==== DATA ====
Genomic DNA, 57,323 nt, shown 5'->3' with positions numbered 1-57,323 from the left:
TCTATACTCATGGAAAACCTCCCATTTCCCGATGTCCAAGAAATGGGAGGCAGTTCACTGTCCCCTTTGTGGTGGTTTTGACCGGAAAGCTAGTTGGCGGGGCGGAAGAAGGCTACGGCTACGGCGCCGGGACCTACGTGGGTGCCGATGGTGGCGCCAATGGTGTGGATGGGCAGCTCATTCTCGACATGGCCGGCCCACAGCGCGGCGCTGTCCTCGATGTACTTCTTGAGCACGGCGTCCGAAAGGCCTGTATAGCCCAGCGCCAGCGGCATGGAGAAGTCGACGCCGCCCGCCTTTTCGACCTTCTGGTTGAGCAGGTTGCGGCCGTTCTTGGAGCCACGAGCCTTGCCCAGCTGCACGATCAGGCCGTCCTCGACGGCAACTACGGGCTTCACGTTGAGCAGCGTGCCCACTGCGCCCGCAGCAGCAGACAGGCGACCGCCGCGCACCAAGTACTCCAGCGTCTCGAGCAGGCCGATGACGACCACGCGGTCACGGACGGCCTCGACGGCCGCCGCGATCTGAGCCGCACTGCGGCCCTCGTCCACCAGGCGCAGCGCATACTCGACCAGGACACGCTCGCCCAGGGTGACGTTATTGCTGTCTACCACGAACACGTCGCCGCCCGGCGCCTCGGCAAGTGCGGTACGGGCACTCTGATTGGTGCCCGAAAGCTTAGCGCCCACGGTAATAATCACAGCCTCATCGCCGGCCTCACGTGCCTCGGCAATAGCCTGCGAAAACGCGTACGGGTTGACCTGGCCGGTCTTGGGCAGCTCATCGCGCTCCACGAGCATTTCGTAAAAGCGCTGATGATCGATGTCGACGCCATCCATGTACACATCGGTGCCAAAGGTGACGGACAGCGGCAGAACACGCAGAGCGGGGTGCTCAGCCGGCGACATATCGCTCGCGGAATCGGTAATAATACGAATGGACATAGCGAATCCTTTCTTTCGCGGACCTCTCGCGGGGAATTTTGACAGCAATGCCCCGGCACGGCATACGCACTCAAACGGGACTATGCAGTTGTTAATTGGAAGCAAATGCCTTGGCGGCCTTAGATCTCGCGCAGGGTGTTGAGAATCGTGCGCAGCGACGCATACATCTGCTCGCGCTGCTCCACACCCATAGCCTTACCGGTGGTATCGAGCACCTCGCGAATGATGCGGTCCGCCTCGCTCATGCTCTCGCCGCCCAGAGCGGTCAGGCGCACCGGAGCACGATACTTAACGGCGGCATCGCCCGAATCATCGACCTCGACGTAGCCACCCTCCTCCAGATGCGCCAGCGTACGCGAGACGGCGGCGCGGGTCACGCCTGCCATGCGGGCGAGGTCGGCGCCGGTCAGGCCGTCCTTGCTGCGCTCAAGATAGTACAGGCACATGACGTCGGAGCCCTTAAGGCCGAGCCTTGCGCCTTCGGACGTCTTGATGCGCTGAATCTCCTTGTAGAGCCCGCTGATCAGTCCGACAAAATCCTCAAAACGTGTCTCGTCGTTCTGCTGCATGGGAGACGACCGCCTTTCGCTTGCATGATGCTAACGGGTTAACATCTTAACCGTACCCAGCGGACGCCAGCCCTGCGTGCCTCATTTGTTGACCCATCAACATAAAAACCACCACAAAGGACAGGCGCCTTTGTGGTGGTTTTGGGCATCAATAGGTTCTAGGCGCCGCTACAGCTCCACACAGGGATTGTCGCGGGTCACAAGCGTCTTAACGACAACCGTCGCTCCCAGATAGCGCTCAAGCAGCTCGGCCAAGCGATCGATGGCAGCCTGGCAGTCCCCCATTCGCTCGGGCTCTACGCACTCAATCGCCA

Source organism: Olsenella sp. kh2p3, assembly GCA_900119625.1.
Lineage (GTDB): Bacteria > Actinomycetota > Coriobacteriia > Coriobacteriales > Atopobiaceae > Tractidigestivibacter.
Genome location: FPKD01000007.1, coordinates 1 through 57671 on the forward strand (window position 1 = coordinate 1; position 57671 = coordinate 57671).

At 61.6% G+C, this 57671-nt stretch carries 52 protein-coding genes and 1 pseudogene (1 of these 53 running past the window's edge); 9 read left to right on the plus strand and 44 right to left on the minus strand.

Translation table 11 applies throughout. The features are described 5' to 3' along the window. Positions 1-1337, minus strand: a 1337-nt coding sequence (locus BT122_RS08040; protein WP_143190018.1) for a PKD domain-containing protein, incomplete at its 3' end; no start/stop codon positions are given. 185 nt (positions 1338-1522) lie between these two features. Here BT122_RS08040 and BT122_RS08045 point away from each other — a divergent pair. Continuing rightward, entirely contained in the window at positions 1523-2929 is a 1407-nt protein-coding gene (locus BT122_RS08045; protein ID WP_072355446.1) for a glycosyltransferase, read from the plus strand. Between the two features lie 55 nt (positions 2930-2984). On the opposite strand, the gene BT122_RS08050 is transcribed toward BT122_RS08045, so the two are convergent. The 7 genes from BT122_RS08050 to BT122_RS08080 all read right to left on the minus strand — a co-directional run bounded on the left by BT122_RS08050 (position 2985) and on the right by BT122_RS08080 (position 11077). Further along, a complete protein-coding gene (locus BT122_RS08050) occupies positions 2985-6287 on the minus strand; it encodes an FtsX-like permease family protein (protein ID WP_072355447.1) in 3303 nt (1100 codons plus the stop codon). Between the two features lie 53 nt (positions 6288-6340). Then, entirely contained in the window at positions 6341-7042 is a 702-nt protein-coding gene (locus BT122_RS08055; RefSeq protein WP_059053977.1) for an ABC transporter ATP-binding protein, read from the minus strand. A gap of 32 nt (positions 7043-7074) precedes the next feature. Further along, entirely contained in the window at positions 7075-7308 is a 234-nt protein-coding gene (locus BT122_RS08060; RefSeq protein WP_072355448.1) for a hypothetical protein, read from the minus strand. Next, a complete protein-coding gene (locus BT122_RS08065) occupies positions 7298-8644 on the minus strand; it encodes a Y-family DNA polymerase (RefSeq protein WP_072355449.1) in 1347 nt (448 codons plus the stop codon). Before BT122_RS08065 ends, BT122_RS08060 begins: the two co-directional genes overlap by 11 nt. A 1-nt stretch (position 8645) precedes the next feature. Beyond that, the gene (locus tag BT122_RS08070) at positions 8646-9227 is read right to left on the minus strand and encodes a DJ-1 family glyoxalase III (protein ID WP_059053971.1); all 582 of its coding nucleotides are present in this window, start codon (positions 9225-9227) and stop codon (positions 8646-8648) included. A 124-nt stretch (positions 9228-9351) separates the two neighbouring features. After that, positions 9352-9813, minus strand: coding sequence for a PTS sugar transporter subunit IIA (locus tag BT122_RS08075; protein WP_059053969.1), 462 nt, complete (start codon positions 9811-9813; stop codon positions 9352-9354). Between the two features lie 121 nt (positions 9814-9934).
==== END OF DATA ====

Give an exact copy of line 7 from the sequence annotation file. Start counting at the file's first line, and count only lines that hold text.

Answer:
Translation table 11 applies throughout. The features are described 5' to 3' along the window. Positions 1-1337, minus strand: a 1337-nt coding sequence (locus BT122_RS08040; protein WP_143190018.1) for a PKD domain-containing protein, incomplete at its 3' end; no start/stop codon positions are given. 185 nt (positions 1338-1522) lie between these two features. Here BT122_RS08040 and BT122_RS08045 point away from each other — a divergent pair. Continuing rightward, entirely contained in the window at positions 1523-2929 is a 1407-nt protein-coding gene (locus BT122_RS08045; protein ID WP_072355446.1) for a glycosyltransferase, read from the plus strand. Between the two features lie 55 nt (positions 2930-2984). On the opposite strand, the gene BT122_RS08050 is transcribed toward BT122_RS08045, so the two are convergent. The 7 genes from BT122_RS08050 to BT122_RS08080 all read right to left on the minus strand — a co-directional run bounded on the left by BT122_RS08050 (position 2985) and on the right by BT122_RS08080 (position 11077). Further along, a complete protein-coding gene (locus BT122_RS08050) occupies positions 2985-6287 on the minus strand; it encodes an FtsX-like permease family protein (protein ID WP_072355447.1) in 3303 nt (1100 codons plus the stop codon). Between the two features lie 53 nt (positions 6288-6340). Then, entirely contained in the window at positions 6341-7042 is a 702-nt protein-coding gene (locus BT122_RS08055; RefSeq protein WP_059053977.1) for an ABC transporter ATP-binding protein, read from the minus strand. A gap of 32 nt (positions 7043-7074) precedes the next feature. Further along, entirely contained in the window at positions 7075-7308 is a 234-nt protein-coding gene (locus BT122_RS08060; RefSeq protein WP_072355448.1) for a hypothetical protein, read from the minus strand. Next, a complete protein-coding gene (locus BT122_RS08065) occupies positions 7298-8644 on the minus strand; it encodes a Y-family DNA polymerase (RefSeq protein WP_072355449.1) in 1347 nt (448 codons plus the stop codon). Before BT122_RS08065 ends, BT122_RS08060 begins: the two co-directional genes overlap by 11 nt. A 1-nt stretch (position 8645) precedes the next feature. Beyond that, the gene (locus tag BT122_RS08070) at positions 8646-9227 is read right to left on the minus strand and encodes a DJ-1 family glyoxalase III (protein ID WP_059053971.1); all 582 of its coding nucleotides are present in this window, start codon (positions 9225-9227) and stop codon (positions 8646-8648) included. A 124-nt stretch (positions 9228-9351) separates the two neighbouring features. After that, positions 9352-9813, minus strand: coding sequence for a PTS sugar transporter subunit IIA (locus tag BT122_RS08075; protein WP_059053969.1), 462 nt, complete (start codon positions 9811-9813; stop codon positions 9352-9354). Between the two features lie 121 nt (positions 9814-9934).